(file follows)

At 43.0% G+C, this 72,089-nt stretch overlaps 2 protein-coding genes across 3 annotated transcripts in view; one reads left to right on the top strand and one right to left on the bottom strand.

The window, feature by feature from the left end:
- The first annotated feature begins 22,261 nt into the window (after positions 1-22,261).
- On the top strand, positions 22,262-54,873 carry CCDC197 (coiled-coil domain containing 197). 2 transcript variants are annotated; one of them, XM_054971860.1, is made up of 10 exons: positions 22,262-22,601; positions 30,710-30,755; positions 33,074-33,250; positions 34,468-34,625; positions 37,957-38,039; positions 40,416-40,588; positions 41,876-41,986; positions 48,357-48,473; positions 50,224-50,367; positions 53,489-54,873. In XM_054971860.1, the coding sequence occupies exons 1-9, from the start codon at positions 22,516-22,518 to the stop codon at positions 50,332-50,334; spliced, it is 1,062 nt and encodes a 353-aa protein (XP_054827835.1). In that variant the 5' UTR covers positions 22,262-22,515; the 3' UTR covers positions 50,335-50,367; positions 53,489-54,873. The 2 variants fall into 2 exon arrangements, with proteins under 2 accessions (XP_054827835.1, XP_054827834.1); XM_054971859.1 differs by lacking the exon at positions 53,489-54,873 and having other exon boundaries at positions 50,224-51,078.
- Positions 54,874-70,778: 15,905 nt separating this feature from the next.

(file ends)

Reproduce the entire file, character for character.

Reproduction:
At 43.0% G+C, this 72,089-nt stretch overlaps 2 protein-coding genes across 3 annotated transcripts in view; one reads left to right on the top strand and one right to left on the bottom strand.

The window, feature by feature from the left end:
- The first annotated feature begins 22,261 nt into the window (after positions 1-22,261).
- On the top strand, positions 22,262-54,873 carry CCDC197 (coiled-coil domain containing 197). 2 transcript variants are annotated; one of them, XM_054971860.1, is made up of 10 exons: positions 22,262-22,601; positions 30,710-30,755; positions 33,074-33,250; positions 34,468-34,625; positions 37,957-38,039; positions 40,416-40,588; positions 41,876-41,986; positions 48,357-48,473; positions 50,224-50,367; positions 53,489-54,873. In XM_054971860.1, the coding sequence occupies exons 1-9, from the start codon at positions 22,516-22,518 to the stop codon at positions 50,332-50,334; spliced, it is 1,062 nt and encodes a 353-aa protein (XP_054827835.1). In that variant the 5' UTR covers positions 22,262-22,515; the 3' UTR covers positions 50,335-50,367; positions 53,489-54,873. The 2 variants fall into 2 exon arrangements, with proteins under 2 accessions (XP_054827835.1, XP_054827834.1); XM_054971859.1 differs by lacking the exon at positions 53,489-54,873 and having other exon boundaries at positions 50,224-51,078.
- Positions 54,874-70,778: 15,905 nt separating this feature from the next.